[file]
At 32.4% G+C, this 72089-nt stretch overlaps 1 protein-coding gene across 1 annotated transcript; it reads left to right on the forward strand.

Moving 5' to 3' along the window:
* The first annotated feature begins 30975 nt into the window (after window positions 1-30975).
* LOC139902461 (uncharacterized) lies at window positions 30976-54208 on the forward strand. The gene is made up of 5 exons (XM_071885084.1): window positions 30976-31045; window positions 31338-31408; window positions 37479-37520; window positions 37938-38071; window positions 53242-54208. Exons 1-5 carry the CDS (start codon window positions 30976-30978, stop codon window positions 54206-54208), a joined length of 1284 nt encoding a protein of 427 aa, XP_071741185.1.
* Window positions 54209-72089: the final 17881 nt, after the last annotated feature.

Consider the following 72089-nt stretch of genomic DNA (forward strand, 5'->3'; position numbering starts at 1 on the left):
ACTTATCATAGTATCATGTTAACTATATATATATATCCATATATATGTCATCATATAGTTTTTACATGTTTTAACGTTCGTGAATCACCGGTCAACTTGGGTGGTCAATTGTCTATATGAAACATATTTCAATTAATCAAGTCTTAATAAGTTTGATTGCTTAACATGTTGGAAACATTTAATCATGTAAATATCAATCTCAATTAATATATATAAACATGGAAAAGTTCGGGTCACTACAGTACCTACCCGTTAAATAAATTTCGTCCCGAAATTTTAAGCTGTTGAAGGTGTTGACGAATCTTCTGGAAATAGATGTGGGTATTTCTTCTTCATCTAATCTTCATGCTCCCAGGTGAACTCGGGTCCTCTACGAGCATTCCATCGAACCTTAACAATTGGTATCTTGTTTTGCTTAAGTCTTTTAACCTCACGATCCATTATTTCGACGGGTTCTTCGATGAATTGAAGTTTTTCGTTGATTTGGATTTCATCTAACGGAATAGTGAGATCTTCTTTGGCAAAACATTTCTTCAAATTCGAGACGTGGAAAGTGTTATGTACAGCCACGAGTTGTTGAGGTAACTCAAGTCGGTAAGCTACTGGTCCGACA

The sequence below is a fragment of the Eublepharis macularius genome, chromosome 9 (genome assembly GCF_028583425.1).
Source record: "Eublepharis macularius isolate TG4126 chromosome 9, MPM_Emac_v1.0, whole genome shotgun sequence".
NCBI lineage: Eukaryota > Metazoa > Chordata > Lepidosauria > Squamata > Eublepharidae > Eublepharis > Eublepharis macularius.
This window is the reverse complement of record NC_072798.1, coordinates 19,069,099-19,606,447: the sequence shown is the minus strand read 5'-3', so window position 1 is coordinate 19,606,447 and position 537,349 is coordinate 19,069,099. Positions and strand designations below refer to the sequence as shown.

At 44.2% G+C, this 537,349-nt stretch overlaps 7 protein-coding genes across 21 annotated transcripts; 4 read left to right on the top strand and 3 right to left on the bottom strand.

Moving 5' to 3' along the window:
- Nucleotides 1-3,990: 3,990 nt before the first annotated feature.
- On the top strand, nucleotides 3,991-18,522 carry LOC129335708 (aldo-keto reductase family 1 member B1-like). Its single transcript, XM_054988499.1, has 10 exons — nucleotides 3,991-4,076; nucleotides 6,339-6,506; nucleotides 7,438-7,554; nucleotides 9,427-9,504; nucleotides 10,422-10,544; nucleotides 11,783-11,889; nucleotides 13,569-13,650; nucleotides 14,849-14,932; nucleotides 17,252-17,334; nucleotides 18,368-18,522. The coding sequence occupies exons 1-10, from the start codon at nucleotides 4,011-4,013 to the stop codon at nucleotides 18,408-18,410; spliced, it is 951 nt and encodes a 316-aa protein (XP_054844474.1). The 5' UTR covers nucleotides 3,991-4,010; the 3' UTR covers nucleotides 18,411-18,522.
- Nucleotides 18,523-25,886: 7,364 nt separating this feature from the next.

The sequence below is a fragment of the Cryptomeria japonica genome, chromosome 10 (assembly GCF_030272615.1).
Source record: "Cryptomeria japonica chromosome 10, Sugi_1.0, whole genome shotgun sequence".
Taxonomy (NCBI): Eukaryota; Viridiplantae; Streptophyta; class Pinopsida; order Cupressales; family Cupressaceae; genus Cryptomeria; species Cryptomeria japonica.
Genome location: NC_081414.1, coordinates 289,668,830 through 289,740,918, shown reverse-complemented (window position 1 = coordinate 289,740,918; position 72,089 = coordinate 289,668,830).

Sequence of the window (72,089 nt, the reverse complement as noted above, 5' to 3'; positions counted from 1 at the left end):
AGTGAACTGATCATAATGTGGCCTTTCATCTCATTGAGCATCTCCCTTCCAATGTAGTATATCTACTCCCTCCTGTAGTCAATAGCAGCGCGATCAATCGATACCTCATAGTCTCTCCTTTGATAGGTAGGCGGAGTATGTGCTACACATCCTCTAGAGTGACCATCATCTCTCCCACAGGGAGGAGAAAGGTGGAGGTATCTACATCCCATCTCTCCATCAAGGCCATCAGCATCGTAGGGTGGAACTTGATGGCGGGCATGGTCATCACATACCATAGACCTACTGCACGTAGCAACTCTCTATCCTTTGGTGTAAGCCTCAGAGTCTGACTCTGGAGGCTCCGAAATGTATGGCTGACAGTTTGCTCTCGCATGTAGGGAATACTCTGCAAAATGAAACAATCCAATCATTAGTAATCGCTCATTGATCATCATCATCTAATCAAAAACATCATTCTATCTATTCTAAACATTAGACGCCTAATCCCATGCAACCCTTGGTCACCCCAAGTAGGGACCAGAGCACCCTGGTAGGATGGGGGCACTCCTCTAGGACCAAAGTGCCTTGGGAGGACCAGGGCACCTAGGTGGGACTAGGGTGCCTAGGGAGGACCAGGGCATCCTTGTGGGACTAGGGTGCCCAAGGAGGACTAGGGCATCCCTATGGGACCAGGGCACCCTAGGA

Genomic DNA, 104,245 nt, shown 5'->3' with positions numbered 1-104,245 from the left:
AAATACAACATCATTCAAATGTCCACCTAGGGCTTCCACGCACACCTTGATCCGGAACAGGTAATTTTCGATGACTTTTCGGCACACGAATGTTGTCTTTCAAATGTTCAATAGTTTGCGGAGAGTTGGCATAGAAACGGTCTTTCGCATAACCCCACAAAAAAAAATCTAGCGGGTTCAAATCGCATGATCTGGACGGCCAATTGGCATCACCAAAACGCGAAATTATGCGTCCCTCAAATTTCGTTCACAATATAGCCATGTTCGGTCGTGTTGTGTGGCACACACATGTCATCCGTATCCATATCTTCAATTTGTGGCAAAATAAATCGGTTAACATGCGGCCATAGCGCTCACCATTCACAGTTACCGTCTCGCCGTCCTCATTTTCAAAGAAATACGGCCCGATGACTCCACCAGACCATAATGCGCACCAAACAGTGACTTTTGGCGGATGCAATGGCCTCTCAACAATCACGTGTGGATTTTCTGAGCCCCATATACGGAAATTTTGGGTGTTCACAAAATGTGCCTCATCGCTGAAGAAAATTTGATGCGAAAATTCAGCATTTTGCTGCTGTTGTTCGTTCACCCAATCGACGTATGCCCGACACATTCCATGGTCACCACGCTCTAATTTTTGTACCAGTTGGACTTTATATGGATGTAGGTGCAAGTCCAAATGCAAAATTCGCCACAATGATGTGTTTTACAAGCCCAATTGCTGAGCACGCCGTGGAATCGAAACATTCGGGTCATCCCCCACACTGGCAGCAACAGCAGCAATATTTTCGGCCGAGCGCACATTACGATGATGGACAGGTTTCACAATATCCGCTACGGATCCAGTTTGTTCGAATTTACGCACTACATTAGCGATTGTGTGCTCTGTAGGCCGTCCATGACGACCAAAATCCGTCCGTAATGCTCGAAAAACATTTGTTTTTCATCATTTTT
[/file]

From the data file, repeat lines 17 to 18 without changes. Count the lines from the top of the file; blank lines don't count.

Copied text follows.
The sequence below is a fragment of the Cryptomeria japonica genome, chromosome 10 (assembly GCF_030272615.1).
Source record: "Cryptomeria japonica chromosome 10, Sugi_1.0, whole genome shotgun sequence".